DARPA’s wave-powered TUNA preparing for sea demo

DARPA’s TUNA program that uses a low-power wave energy system to improve the US defense communication networks is getting ready to demonstrate the system prototype at sea.

US Defense Advanced Research Projects Agency (DARPA) is developing a temporary underwater fiber-optics communications networks to ensure connectivity when tactical networks are unavailable known as the Tactical Undersea Network Architecture (TUNA) program.

Having completed the initial phase which resulted in the development and sea-trials of a fiber-cable, and a novel wave energy generation concept known as the Wave Energy Buoy that Self-deploys (WEBS), the project has now entered its final phase, DARPA informed.

The program is advancing to design and implement an integrated end-to-end system, and to test and evaluate this system in laboratory and at-sea demonstrations. As a test case for the TUNA concept, teams are using Link 16, a common tactical data network used by US and allied forces’ aircraft, ships, and ground vehicles.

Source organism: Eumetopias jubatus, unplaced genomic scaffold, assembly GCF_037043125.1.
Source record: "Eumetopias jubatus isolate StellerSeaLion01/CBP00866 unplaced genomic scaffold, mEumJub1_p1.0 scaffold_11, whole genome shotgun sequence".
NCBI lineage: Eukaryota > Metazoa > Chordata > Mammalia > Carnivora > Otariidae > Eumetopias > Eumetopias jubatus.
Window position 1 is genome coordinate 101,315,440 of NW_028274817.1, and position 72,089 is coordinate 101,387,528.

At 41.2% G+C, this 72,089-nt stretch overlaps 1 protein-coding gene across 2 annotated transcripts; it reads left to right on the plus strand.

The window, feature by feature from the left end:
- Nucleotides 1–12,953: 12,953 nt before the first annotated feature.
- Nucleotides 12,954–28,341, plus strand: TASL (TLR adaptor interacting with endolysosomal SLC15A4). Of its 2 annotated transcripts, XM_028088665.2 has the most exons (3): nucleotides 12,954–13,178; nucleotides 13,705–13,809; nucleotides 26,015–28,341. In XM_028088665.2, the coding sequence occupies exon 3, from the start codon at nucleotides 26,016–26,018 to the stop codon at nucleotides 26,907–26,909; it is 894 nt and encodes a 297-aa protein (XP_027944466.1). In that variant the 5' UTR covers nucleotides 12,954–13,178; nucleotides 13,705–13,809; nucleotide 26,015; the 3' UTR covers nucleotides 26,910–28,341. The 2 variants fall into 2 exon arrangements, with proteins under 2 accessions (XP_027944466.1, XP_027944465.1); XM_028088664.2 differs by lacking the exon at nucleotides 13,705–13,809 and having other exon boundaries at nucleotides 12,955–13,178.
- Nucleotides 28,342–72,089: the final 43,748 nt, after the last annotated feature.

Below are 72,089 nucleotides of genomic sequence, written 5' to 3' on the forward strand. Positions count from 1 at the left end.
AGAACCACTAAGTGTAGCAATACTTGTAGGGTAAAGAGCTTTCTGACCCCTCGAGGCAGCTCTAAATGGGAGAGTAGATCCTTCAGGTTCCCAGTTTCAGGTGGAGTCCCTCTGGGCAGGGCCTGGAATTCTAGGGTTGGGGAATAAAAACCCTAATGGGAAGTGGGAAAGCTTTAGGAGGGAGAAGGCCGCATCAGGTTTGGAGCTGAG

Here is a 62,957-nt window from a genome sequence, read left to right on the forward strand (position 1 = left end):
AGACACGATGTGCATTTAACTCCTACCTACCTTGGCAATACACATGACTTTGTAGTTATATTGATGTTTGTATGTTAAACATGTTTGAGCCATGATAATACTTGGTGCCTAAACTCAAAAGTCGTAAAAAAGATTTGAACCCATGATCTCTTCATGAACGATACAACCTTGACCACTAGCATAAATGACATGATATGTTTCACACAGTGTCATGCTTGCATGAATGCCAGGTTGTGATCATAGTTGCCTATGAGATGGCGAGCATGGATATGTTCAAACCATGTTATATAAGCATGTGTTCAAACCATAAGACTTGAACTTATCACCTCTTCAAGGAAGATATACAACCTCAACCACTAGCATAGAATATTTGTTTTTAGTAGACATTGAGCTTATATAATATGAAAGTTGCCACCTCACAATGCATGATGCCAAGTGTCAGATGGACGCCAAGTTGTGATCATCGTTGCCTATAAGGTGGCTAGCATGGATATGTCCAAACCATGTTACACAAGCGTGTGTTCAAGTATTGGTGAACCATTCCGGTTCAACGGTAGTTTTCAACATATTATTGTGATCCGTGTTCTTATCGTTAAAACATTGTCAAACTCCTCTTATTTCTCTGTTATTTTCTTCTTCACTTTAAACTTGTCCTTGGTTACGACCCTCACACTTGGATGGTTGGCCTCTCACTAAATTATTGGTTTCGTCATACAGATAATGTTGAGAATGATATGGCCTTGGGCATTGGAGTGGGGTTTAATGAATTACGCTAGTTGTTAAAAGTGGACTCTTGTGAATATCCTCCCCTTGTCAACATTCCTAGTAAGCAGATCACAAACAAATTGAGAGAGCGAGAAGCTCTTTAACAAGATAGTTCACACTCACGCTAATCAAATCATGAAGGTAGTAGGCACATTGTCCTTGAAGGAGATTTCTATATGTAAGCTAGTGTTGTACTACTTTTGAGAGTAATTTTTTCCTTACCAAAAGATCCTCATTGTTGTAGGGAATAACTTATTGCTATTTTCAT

John Kamp, Program Manager in DARPA’s Strategic Technology Office, said: “Phase 1 of the program included successful modeling, simulation, and at-sea tests of unique fiber-cable and buoy-component technologies needed to make such an undersea architecture work. Teams were able to design strong, hair-thin, buoyant fiber-optic cables able to withstand the pressure, saltwater, and currents of the ocean, as well as develop novel power generation concepts.”

Artist’s Impression – TUNA concept (Image: DARPA)

The sea trials of the WEBS device in the first phase of the projects were conducted by Columbia Power Technologies and the University of Washington. WEBS device exploits a differential and rotary motion of its two floats to produce electricity.

The TUNA concept involves deploying radio frequency network node buoys, that can be dropped from aircraft or ships, and connected via thin underwater fiber-optic cables. The very-small-diameter fiber-optic cables being developed are designed to last 30 days in the rough ocean environment, which is long enough to provide essential connectivity until primary methods of communications are restored, according to DARPA.